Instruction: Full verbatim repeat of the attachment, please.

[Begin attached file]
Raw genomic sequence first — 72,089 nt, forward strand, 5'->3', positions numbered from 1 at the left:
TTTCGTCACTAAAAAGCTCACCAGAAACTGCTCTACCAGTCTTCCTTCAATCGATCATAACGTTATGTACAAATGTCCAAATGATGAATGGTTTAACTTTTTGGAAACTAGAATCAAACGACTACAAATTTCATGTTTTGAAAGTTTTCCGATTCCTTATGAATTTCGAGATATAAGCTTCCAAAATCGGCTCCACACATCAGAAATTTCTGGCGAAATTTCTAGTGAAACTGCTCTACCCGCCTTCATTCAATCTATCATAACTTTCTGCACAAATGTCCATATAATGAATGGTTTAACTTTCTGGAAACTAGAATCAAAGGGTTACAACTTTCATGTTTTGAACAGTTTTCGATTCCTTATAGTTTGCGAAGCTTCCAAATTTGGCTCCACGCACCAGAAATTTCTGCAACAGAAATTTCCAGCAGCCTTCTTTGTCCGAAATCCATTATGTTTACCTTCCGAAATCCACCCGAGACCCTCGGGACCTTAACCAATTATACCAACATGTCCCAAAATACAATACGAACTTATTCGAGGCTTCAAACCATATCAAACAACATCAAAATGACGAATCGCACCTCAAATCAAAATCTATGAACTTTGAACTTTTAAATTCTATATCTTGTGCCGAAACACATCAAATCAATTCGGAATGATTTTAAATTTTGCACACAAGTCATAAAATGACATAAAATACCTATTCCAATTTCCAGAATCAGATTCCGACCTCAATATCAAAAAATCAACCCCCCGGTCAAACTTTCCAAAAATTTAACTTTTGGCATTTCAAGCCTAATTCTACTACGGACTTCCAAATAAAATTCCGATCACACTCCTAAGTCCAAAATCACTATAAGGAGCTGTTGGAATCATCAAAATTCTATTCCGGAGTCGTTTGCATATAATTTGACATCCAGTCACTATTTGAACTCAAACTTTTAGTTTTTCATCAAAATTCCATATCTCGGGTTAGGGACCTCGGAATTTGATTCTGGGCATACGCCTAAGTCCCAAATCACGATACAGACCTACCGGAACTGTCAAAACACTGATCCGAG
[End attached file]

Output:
Raw genomic sequence first — 72,089 nt, forward strand, 5'->3', positions numbered from 1 at the left:
TTTCGTCACTAAAAAGCTCACCAGAAACTGCTCTACCAGTCTTCCTTCAATCGATCATAACGTTATGTACAAATGTCCAAATGATGAATGGTTTAACTTTTTGGAAACTAGAATCAAACGACTACAAATTTCATGTTTTGAAAGTTTTCCGATTCCTTATGAATTTCGAGATATAAGCTTCCAAAATCGGCTCCACACATCAGAAATTTCTGGCGAAATTTCTAGTGAAACTGCTCTACCCGCCTTCATTCAATCTATCATAACTTTCTGCACAAATGTCCATATAATGAATGGTTTAACTTTCTGGAAACTAGAATCAAAGGGTTACAACTTTCATGTTTTGAACAGTTTTCGATTCCTTATAGTTTGCGAAGCTTCCAAATTTGGCTCCACGCACCAGAAATTTCTGCAACAGAAATTTCCAGCAGCCTTCTTTGTCCGAAATCCATTATGTTTACCTTCCGAAATCCACCCGAGACCCTCGGGACCTTAACCAATTATACCAACATGTCCCAAAATACAATACGAACTTATTCGAGGCTTCAAACCATATCAAACAACATCAAAATGACGAATCGCACCTCAAATCAAAATCTATGAACTTTGAACTTTTAAATTCTATATCTTGTGCCGAAACACATCAAATCAATTCGGAATGATTTTAAATTTTGCACACAAGTCATAAAATGACATAAAATACCTATTCCAATTTCCAGAATCAGATTCCGACCTCAATATCAAAAAATCAACCCCCCGGTCAAACTTTCCAAAAATTTAACTTTTGGCATTTCAAGCCTAATTCTACTACGGACTTCCAAATAAAATTCCGATCACACTCCTAAGTCCAAAATCACTATAAGGAGCTGTTGGAATCATCAAAATTCTATTCCGGAGTCGTTTGCATATAATTTGACATCCAGTCACTATTTGAACTCAAACTTTTAGTTTTTCATCAAAATTCCATATCTCGGGTTAGGGACCTCGGAATTTGATTCTGGGCATACGCCTAAGTCCCAAATCACGATACAGACCTACCGGAACTGTCAAAACACTGATCCGAG